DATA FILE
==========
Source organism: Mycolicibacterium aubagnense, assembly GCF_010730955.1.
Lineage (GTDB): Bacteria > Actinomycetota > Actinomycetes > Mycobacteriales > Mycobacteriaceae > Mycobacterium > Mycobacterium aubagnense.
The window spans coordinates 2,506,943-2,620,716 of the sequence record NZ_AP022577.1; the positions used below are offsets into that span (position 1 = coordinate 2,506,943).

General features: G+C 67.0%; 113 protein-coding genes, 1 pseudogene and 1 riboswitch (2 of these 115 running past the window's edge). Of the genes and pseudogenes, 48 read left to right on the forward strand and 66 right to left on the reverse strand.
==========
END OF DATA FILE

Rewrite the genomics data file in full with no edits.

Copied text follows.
Source organism: Mycolicibacterium aubagnense, assembly GCF_010730955.1.
Lineage (GTDB): Bacteria > Actinomycetota > Actinomycetes > Mycobacteriales > Mycobacteriaceae > Mycobacterium > Mycobacterium aubagnense.
The window spans coordinates 2,506,943-2,620,716 of the sequence record NZ_AP022577.1; the positions used below are offsets into that span (position 1 = coordinate 2,506,943).

General features: G+C 67.0%; 113 protein-coding genes, 1 pseudogene and 1 riboswitch (2 of these 115 running past the window's edge). Of the genes and pseudogenes, 48 read left to right on the forward strand and 66 right to left on the reverse strand.